“I do feel like I’m the luckiest guy who ever lived,” he says.

Well-rounded

Still, Sayers’ past wasn’t only defined by his athletic achievements: He is essentially a modern-day Renaissance man. As a starter in high school  tennis, track, wrestling and football, he pursued football while coaching gymnastics in high school and college. He also made time to perform and sing.

He started out performing a cappella as a “not so good” baritone with his high school “Madrigals” group and continued to hone his voice in ensuing years, training in opera and performing in musicals in Southern Utah.

Later, he secured a musical theater scholarship at Weber State College in Ogden, Utah, where he auditioned for Andrew Lloyd Webber’s “Cats” and was offered a two-year contract to perform in their traveling troupe with six months guaranteed on Broadway in at least a back-up role. He even signed a recording contract with an independent label and was offered to sign to another record label when the label’s executive heard him singing and playing guitar at local eatery.

Among other notable achievements: He produced a magic show in Las Vegas; he was recruited to run for Congress (not interested); and he helped an inventor get a bicycle bubble machine into circulation at Walmart.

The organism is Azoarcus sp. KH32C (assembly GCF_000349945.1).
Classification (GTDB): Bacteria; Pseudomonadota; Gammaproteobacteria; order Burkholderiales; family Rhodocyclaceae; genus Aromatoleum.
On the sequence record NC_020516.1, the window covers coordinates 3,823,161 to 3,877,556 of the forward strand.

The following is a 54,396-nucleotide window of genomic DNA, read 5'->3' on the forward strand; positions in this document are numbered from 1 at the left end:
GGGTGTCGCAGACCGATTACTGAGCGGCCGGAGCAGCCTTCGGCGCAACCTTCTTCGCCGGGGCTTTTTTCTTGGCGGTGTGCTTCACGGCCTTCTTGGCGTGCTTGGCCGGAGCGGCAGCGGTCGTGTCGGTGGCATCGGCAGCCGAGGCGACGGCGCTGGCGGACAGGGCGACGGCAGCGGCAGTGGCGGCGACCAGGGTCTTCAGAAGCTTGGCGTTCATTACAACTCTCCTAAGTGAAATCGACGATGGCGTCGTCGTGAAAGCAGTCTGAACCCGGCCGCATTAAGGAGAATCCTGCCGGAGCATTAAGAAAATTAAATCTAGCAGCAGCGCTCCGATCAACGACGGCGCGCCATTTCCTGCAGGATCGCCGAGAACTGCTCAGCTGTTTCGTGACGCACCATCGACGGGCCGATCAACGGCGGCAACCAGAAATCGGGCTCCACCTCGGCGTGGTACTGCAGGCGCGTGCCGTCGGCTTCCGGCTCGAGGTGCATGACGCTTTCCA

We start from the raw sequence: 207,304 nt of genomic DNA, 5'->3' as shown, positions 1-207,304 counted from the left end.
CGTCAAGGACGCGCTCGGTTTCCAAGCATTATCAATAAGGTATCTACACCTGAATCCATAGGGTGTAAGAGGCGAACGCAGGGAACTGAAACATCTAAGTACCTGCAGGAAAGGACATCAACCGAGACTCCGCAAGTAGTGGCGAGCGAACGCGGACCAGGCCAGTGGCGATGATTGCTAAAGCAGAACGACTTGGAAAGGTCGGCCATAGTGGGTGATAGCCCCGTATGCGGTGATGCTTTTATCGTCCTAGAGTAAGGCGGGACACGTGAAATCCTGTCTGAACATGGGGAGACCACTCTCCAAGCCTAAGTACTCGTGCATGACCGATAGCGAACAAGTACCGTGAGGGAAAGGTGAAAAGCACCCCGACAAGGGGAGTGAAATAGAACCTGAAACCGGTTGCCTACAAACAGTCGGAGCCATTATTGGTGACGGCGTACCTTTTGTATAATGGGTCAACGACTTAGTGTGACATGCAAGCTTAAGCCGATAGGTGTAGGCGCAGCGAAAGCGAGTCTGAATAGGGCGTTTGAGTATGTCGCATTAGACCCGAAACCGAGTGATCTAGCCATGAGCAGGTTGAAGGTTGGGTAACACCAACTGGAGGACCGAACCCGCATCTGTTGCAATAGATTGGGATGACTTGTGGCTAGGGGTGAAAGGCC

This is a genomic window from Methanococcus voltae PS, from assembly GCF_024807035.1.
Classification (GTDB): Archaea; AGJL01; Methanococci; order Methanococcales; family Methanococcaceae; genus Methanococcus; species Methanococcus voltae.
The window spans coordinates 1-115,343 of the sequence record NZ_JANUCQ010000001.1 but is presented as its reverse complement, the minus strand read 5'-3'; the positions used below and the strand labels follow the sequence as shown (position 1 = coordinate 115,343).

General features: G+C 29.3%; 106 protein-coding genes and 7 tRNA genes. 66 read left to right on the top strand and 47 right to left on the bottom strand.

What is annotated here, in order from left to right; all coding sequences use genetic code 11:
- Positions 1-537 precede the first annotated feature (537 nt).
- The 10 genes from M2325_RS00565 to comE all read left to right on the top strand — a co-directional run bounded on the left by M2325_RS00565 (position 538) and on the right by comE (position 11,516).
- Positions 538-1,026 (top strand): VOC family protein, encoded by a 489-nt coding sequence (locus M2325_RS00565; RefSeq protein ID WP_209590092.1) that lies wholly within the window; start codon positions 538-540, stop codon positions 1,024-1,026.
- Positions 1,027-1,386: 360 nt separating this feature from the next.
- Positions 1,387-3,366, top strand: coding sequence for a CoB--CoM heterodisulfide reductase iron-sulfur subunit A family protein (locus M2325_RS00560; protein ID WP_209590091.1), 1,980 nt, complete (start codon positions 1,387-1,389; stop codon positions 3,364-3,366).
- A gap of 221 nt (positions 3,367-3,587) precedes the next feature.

Still, all this time he kept his eyes on the prize: To become a multimillionaire and finance projects that are deeply important to him. Today, that’s the V SQUARED, which recently passed the Federal Communications Commission-approval process and is undergoing testing for connectivity and user experience.

Humility, hard work, and faith

Ultimately, Sayers says, success isn’t easy, but it can be achieved through a strong work ethic, dedication, a positive attitude—and a commitment to never giving up. In his case, he also credits his drive, his ability to think on the fly, and his concern for “doing things the best way”—all of which is reinforced by his Mormon faith.

“That played a big role in my commitment to be my best,” he says.

Still, he’s humble about the strides he’s made.

“I’m just a regular guy who doesn’t have anything advantageous over anyone else,” he says. “I’m willing to work 24/7 for my ideas. I didn’t really play in softball or basketball or bowling leagues. I just focused on my plans and worked them. The talent that matters is the talent we make. That’s the talent that makes anything truly great.”

Sayers plans to use the same philosophy that has created success in his other passions to ensure that his company Saygus creates the best smartphone ever made.

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My experience with the team at Vision was great. Their professional and courteous staff took every opportunity to make the production of our article a real pleasure. From the initial contact, through the interview and all the way into production, the process was easy and fun. On behalf of the members of Anza Electric, thank you for highlighting what we do here to make rural living and cooperative membership more valuable in our community and across the country.